On the subject of her favourite book, Sambhavi Sudhakar explains why The God of Small Things makes the cut.
“The Great Stories are the ones you have heard and want to hear again. The ones you can enter anywhere and inhabit comfortably.”
The above line from Arundhati Roy’s The God of Small Things is a clear example of the grand, masterful narrative within the novel. With its complex plot delivered in the most lyrical prose, ‘The God of Small Things’ is a celebration of love amidst loss.
A story of a fractured, discordant family in Kerala, India, the book traverses decades of crashed hopes and lost lives. The novel begins with thirty-one-year-old Rahel returning to her hometown Ayemenem to meet her twin brother Estha, from whom she considered herself “physically separate, but with (a) joint identity.” Two lives forced apart by a treacherous turn of events, they seek solace, worship and refuge in each other.
Velutha combats vehemently against social assault and oppression caused by members of his caste. It is his struggle and ultimate sacrifice in the face of custom that defines the contours of the plot. His union with Ammu is significant as it is a common streak of rebellion that both unites and annihilates them. Their spirits that fought and perished in the name of love are rekindled by Estha and Rahel who once again “break the Love Laws that dictate who should be loved, and how… And how much”.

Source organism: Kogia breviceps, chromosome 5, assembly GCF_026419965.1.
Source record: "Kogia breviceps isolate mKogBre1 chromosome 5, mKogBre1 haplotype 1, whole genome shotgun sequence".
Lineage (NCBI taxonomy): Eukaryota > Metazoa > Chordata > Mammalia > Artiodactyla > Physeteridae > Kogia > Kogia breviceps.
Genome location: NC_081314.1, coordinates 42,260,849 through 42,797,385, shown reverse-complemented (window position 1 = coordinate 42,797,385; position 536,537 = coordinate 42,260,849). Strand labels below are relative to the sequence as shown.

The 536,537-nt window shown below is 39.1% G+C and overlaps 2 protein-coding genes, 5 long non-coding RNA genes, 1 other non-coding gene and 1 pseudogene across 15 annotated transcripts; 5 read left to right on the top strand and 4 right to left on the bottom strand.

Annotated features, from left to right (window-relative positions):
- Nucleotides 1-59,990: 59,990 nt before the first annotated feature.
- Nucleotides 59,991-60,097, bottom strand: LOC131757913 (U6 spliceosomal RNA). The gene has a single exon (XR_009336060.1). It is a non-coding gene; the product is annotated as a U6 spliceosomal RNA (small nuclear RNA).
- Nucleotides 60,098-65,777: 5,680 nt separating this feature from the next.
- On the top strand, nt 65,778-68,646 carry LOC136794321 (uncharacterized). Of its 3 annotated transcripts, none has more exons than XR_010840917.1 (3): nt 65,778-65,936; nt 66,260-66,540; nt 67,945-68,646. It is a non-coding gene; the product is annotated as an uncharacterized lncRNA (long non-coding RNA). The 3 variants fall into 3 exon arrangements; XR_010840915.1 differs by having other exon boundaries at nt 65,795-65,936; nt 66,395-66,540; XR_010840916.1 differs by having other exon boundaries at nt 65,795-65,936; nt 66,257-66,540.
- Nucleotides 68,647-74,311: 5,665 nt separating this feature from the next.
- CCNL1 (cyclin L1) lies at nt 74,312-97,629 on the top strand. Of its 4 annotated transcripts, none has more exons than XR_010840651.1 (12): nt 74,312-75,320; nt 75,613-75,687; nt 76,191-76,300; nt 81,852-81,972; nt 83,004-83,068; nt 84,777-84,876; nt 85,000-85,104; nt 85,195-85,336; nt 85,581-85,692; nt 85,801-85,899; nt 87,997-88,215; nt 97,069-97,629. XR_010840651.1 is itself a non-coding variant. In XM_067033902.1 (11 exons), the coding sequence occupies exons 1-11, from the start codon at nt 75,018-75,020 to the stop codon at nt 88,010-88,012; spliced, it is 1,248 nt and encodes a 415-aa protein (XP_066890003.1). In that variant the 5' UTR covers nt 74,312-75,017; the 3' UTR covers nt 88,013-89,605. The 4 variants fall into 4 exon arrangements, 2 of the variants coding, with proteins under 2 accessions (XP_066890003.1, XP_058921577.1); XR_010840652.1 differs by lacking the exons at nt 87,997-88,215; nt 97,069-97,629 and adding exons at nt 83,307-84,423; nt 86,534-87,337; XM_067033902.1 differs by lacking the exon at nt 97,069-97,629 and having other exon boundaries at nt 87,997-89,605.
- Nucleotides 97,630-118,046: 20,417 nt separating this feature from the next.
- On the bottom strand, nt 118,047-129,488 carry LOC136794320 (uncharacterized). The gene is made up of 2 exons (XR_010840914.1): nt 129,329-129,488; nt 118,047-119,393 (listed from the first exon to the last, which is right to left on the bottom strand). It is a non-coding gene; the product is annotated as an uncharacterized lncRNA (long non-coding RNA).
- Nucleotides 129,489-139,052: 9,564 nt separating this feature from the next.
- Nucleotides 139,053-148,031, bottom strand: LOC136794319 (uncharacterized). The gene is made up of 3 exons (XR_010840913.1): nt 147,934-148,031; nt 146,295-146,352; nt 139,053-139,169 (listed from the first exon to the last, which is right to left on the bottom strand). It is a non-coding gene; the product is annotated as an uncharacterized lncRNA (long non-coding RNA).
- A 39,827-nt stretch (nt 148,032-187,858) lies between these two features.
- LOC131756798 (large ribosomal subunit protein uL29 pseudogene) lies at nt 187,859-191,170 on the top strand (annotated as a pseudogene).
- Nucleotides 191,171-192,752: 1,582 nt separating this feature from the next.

The novel ends on an optimistic note, with the characters looking forward to a better tomorrow notwithstanding their adversities, leaving the reader stirred at its haunting beauty.
On a personal level, what distinguishes The God of Small Things from other books is not only its unique language or narrative style, but the means in which it delicately creates a balance between the personal and the political. Stringing multiple events into a song that touches every note on the full scale of human emotion, The God of Small Things is a rich and rewarding experience.